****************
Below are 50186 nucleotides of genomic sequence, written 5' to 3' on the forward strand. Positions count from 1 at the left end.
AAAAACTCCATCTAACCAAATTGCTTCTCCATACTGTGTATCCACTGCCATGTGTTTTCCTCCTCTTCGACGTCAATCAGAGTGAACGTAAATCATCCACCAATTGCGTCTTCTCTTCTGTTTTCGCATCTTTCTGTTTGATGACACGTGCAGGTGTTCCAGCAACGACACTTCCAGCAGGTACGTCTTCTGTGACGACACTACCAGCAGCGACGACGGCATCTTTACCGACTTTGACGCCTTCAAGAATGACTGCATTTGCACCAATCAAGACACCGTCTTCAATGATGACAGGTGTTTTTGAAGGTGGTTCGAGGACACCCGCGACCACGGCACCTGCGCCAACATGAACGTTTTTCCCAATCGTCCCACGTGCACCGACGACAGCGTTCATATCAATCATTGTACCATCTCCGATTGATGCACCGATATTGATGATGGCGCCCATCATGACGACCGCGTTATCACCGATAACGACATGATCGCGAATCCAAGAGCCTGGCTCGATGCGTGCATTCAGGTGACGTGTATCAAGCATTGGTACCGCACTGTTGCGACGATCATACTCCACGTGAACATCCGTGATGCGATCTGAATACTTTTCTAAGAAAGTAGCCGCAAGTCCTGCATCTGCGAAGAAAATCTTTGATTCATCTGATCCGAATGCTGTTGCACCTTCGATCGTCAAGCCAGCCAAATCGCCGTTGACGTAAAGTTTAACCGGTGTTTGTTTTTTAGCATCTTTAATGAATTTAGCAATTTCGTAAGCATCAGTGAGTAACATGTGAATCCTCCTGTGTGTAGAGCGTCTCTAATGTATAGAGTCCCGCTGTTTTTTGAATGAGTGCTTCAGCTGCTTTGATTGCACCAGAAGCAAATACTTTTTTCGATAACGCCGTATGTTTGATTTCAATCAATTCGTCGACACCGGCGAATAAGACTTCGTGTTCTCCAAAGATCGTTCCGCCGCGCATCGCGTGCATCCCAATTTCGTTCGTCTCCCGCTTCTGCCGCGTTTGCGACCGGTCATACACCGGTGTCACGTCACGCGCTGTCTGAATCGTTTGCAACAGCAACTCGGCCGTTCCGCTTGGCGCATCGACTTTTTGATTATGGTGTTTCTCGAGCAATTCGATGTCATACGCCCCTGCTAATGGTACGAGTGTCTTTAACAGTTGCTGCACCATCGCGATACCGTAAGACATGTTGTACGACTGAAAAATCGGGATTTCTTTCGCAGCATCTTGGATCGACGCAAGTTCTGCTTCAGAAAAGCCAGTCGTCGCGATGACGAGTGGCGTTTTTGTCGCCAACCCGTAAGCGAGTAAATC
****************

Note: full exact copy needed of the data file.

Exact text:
Below are 50186 nucleotides of genomic sequence, written 5' to 3' on the forward strand. Positions count from 1 at the left end.
AAAAACTCCATCTAACCAAATTGCTTCTCCATACTGTGTATCCACTGCCATGTGTTTTCCTCCTCTTCGACGTCAATCAGAGTGAACGTAAATCATCCACCAATTGCGTCTTCTCTTCTGTTTTCGCATCTTTCTGTTTGATGACACGTGCAGGTGTTCCAGCAACGACACTTCCAGCAGGTACGTCTTCTGTGACGACACTACCAGCAGCGACGACGGCATCTTTACCGACTTTGACGCCTTCAAGAATGACTGCATTTGCACCAATCAAGACACCGTCTTCAATGATGACAGGTGTTTTTGAAGGTGGTTCGAGGACACCCGCGACCACGGCACCTGCGCCAACATGAACGTTTTTCCCAATCGTCCCACGTGCACCGACGACAGCGTTCATATCAATCATTGTACCATCTCCGATTGATGCACCGATATTGATGATGGCGCCCATCATGACGACCGCGTTATCACCGATAACGACATGATCGCGAATCCAAGAGCCTGGCTCGATGCGTGCATTCAGGTGACGTGTATCAAGCATTGGTACCGCACTGTTGCGACGATCATACTCCACGTGAACATCCGTGATGCGATCTGAATACTTTTCTAAGAAAGTAGCCGCAAGTCCTGCATCTGCGAAGAAAATCTTTGATTCATCTGATCCGAATGCTGTTGCACCTTCGATCGTCAAGCCAGCCAAATCGCCGTTGACGTAAAGTTTAACCGGTGTTTGTTTTTTAGCATCTTTAATGAATTTAGCAATTTCGTAAGCATCAGTGAGTAACATGTGAATCCTCCTGTGTGTAGAGCGTCTCTAATGTATAGAGTCCCGCTGTTTTTTGAATGAGTGCTTCAGCTGCTTTGATTGCACCAGAAGCAAATACTTTTTTCGATAACGCCGTATGTTTGATTTCAATCAATTCGTCGACACCGGCGAATAAGACTTCGTGTTCTCCAAAGATCGTTCCGCCGCGCATCGCGTGCATCCCAATTTCGTTCGTCTCCCGCTTCTGCCGCGTTTGCGACCGGTCATACACCGGTGTCACGTCACGCGCTGTCTGAATCGTTTGCAACAGCAACTCGGCCGTTCCGCTTGGCGCATCGACTTTTTGATTATGGTGTTTCTCGAGCAATTCGATGTCATACGCCCCTGCTAATGGTACGAGTGTCTTTAACAGTTGCTGCACCATCGCGATACCGTAAGACATGTTGTACGACTGAAAAATCGGGATTTCTTTCGCAGCATCTTGGATCGACGCAAGTTCTGCTTCAGAAAAGCCAGTCGTCGCGATGACGAGTGGCGTTTTTGTCGCCAACCCGTAAGCGAGTAAATC